Rwanda growers, processing plant trade blame over tomatoes

Sunday June 11 2017

Tomato growers in Rwanda and the sole tomato

Tomato growers in Rwanda and the sole tomato paste processing plant are trading blame after the latter suspended activities three months. PHOTO | FILE 

By LEONCE MUVUNYI

Tomato growers across the country and the sole tomato paste processing plant are trading blame after the latter suspended activities three months.

Some growers accuse the plant, owned by the Rwandan Tomato Treatment Society ( SORWATOM), of low capacity.

Shadrack Zigirumugabe, who has been growing tomatoes for 30 years in Rwamagana district, said even before the recent closure, the plant could not off take all the farmers output over the past three years.

“Around one-third of the tomatoes I supplied was returned to me, not because they did not meet quality benchmarks, but the limited processing capacity of the factory,” said Zigirumugabe.

Internal sources say SORWATOM suspended production following a sharp drop in supplies during the dry spell at the beginning of the year.
Others say the plant located in Gasabo district mostly relied on tomatoes from surrounding districts.

Farmers representatives recently reported their concerns to legislators at a presentation by the Civil Society Agriculture Forum on the coming budget.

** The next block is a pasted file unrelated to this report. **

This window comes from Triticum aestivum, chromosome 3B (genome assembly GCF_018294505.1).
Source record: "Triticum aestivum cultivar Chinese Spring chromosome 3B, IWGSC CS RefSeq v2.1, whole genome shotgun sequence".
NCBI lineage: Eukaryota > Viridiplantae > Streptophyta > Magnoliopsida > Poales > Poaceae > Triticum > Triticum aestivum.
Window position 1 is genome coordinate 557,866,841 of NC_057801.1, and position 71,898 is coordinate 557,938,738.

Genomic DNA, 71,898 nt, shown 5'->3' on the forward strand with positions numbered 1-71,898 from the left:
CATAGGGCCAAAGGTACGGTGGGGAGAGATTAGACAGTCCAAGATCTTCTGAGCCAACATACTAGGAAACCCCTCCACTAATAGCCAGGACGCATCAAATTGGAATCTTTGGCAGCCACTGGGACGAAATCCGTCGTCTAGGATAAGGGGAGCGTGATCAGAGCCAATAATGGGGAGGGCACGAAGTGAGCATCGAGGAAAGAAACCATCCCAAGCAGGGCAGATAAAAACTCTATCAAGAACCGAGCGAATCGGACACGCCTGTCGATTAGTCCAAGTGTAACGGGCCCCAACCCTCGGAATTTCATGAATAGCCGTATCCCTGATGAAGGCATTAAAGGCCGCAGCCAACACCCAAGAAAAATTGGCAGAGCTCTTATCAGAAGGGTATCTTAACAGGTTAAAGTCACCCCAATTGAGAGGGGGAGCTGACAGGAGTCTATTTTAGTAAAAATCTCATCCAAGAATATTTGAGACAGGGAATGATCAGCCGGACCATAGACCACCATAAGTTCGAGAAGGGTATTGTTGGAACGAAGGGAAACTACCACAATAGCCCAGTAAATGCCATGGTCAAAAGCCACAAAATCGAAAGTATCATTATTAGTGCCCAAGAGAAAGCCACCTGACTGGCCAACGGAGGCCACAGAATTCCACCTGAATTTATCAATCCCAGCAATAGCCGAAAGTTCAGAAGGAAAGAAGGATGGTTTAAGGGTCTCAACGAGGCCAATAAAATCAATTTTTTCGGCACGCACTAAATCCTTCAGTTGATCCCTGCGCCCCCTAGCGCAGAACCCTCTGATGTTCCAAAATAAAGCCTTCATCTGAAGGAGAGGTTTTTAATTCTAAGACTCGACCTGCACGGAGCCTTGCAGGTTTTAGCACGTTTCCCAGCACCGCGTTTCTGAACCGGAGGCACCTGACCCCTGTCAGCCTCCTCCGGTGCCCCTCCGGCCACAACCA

Florence Kayisharaza, who represents farmers from Nyanza district, called for government intervention in unreliable markets for vegetables, especially tomatoes.

“We are asking the government to scale up the capacity for processing tomatoes or expand the market to reduce losses by farmers’ losses,” she said.

Despite the current supply problems, growers want a second processing plant set up.

“During the last harvest, the factory didn’t pay us on agreed terms and we were left with no choice but to sell to the surrounding local markets,” Daphrose Mukandamira, a tomatoes grower in the Southern Province said.

The resulting glut has led to sharp drops of prices for tomatoes from around Rwf700 for a kilogram to around Rwf150.

Contacted for comment, Ms Angie Tambineza, the communication specialist at the Ministry of Agriculture, declined, citing displeasure with earlier reports on the sector by this newspaper.